Of all of Telltale's series, Wallace & Gromit's Grand Adventures has likely been the weakest. Sam & Max was consistently strong throughout both of its seasons, Strong Bad's Cool Game for Attractive People Episode started somewhat weak, but ended with a massive improvement, and Tales of Monkey Island has pushed out two impressive episodes since it launched last month. That said, Telltale has surprised before, and I made sure to go into the episode with a clear mind, ready for plenty of silly antics involving the cheese-obsessed duo. Optimistic, I set off to see if Telltale was able to save to end the Grand Adventures well, hoping for a fitting conclusion to Aardman Animations' creation.
For the first time in the series, the concept of continuity was added beyond tiny references to previous chapters. This was to be expected after Episode 3's ending, which left Wallace down on one knee in front of Felicity Flitt, in an act that was mistaken for a marriage proposal. It's very Wallace & Gromit, and the tie to Muzzled serves as a reminder that Telltale's greatest mistake in Wallace & Gromit's Grand Adventures was to treat each episode as an independent story. Even the Sam & Max titles, which attempted to tell a new tale with each episode, had ties between them, helping Telltale establish enough of an ongoing narrative to bring the season to an epic conclusion.
And an epic conclusion The Bogey Man is not. In actuality, it might be the least epic of the episodes, revolving around Wallace's quest to find a way to break up his proposal to Flitt. Of course, since Wallace is a bit shy, the route he takes to go about it is roundabout to say the least, involving joining the Prickly Thicket golf club. Even this is more complicated than it should be, since Flitt's mother joins the game's cast, serving as the only new character in the episode. Locations, too, are lacking, and it feels as though the world of Wallace & Gromit has actually gotten smaller as the series has progressed.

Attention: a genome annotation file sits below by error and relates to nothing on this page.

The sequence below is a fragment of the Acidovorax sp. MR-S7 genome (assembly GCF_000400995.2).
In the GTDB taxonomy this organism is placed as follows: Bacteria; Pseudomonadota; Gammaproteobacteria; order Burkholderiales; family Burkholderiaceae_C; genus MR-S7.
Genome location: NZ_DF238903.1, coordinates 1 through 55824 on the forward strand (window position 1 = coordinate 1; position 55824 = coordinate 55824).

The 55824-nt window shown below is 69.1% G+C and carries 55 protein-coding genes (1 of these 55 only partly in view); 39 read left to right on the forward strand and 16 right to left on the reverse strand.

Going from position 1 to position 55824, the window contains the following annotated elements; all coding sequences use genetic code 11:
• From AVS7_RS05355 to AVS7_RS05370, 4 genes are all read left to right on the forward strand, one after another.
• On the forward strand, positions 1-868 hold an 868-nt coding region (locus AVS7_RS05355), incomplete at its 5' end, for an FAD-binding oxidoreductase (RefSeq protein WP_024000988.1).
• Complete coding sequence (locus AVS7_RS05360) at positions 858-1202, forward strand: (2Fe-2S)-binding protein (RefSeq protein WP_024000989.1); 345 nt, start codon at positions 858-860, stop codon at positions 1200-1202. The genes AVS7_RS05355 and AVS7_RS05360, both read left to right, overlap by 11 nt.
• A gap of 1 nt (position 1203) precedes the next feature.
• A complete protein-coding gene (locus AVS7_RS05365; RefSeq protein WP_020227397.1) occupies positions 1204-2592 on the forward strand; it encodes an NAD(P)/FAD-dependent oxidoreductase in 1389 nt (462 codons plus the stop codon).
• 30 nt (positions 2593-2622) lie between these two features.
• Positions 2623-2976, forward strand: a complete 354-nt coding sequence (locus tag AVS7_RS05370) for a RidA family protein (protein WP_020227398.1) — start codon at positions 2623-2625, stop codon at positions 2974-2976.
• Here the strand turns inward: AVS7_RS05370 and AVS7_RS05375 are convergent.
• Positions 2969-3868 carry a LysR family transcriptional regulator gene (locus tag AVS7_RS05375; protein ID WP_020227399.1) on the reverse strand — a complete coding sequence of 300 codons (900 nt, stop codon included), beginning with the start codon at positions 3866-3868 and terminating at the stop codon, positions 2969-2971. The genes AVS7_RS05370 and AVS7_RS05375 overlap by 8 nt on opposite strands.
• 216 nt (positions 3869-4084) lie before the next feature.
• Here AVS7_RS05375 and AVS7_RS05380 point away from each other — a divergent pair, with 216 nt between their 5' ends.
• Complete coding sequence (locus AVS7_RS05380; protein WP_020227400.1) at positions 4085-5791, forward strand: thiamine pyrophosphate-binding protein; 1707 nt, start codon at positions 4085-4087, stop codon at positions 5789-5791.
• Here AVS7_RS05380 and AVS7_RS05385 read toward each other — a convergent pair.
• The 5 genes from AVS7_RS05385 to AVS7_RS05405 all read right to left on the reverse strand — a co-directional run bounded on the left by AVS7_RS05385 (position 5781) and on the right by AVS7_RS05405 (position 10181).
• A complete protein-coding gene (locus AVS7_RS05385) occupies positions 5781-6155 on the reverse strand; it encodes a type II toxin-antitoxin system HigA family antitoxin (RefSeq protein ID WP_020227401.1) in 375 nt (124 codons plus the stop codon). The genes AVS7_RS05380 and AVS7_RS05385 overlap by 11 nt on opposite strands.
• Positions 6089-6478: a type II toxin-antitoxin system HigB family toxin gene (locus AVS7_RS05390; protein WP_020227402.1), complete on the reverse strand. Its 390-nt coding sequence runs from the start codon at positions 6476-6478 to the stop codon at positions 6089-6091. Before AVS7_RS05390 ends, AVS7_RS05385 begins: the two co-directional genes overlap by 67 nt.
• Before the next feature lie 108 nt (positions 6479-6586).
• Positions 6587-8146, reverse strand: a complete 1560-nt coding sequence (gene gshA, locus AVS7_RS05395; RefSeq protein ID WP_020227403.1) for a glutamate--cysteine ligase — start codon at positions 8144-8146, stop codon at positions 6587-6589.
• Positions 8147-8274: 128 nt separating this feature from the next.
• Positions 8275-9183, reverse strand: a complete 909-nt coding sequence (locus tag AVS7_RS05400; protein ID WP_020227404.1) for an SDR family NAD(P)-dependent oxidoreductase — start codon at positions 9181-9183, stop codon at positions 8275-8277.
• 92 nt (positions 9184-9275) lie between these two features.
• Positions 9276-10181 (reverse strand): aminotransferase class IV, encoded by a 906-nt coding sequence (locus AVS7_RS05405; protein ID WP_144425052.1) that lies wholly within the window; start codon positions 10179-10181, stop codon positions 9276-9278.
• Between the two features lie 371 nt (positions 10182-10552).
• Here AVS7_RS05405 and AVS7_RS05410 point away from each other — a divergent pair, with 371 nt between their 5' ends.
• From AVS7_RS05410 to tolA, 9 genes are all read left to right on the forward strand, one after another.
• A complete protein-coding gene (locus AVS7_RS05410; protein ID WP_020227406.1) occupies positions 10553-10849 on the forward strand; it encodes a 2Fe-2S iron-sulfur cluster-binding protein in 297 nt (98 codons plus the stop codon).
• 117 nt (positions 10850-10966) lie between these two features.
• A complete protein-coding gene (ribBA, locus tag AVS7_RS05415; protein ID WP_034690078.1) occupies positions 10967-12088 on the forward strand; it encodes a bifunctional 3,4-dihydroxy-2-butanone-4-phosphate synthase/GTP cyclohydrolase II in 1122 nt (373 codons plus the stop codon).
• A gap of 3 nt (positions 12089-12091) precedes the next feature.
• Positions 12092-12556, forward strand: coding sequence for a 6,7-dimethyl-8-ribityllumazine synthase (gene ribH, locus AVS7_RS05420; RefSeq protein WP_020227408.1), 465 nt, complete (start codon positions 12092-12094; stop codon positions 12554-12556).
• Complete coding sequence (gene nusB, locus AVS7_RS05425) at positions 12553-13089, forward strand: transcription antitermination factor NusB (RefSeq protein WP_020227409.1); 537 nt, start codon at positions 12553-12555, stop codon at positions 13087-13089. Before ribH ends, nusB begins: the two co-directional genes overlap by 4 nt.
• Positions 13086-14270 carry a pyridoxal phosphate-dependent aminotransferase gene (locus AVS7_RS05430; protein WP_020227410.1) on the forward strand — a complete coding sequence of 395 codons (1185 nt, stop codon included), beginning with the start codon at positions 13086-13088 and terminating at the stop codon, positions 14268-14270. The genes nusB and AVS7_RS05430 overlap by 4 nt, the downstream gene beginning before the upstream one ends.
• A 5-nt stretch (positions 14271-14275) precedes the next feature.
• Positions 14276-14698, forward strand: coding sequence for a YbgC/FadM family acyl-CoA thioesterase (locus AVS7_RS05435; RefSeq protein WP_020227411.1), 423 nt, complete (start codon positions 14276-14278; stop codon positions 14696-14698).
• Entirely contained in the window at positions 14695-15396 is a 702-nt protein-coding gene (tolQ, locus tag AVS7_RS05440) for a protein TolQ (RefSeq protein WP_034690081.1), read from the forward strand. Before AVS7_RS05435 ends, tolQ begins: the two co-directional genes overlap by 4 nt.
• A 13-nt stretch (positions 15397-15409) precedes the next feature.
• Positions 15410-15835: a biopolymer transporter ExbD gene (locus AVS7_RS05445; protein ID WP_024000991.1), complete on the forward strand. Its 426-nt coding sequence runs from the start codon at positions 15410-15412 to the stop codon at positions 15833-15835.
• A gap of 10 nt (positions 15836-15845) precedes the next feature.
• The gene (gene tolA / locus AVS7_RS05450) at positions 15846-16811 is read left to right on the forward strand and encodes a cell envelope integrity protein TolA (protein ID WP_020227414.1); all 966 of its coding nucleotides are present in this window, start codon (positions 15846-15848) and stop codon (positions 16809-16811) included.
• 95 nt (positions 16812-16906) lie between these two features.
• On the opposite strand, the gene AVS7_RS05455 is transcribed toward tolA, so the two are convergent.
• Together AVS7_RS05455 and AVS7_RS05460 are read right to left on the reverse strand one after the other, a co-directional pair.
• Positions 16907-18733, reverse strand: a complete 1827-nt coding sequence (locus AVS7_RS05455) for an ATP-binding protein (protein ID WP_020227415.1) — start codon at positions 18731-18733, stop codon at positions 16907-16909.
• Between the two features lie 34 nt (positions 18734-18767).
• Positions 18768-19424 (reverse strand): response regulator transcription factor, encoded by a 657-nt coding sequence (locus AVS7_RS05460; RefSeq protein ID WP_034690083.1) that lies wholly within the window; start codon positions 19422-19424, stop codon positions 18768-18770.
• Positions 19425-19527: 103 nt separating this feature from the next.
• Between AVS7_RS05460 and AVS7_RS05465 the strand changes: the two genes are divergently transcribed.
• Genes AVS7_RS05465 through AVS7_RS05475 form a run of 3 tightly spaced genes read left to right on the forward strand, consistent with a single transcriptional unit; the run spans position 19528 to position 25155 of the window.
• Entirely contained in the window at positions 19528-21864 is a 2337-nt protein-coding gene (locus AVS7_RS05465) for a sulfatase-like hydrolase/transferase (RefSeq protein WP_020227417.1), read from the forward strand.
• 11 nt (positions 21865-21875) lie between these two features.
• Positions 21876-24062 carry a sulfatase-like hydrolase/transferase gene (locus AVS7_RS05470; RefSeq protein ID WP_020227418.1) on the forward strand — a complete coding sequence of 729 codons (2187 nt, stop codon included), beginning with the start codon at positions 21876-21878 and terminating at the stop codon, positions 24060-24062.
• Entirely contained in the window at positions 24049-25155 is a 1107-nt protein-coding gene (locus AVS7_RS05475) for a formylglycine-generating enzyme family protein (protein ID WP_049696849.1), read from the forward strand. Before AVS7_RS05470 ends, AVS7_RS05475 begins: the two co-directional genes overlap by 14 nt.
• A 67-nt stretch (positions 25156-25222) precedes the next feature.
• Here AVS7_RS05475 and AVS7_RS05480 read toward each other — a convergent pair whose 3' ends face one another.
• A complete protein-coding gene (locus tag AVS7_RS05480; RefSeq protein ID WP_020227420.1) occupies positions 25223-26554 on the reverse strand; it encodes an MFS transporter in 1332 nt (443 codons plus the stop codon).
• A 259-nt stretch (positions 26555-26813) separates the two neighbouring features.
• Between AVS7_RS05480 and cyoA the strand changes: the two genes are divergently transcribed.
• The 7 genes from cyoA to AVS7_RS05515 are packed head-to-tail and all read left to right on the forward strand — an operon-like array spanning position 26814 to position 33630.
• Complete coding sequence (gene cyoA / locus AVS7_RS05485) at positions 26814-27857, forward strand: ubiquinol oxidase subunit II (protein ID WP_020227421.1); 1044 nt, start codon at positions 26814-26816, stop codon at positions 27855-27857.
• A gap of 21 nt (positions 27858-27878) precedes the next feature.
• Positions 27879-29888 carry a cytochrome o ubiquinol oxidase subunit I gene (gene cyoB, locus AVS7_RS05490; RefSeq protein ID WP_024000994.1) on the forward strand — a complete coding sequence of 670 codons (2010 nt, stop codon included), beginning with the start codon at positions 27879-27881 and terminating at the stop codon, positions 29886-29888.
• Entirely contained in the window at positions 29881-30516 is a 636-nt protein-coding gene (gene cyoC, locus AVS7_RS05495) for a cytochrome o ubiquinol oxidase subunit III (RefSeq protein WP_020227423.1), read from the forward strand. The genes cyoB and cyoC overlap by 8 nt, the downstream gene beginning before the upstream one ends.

Occasional jokes and clever puzzles make the actual gameplay as good as any other episode in the season, though it lacks a certain oomph to take it to the next level. The Wallace & Gromit charm is intact - it takes more than slow story progression to change that - though it doesn't carry the episode as far as could be hoped. This is the season finale, it's supposed to make people want more, and leave gamers clamoring for a second season. In the end, there will likely be little outcry for Telltale to skip Sam & Max or Tales of Monkey Island for another season of Grand Adventures.
A lot of things were necessary to make the last episode in this season stand out. It needed to call back to all of the previous episodes, it needed to tie everything together nicely, and it needed to be a bit faster paced than previous installments. None of these occurred. It might be worth picking up for anyone who has already invested time in the first few episodes, though it's such a lackluster conclusion it might be best to just cling on to any good memories from previous episodes and leave it at that. Telltale has always done a good job of improving their episodes as their seasons progress. This time around, however, this wasn't the case, and while it's not a bad episode by any means it definitely doesn't feel like the ending Wallace & Gromit's Grand Adventures needed to end a success. A grand adventure this was not.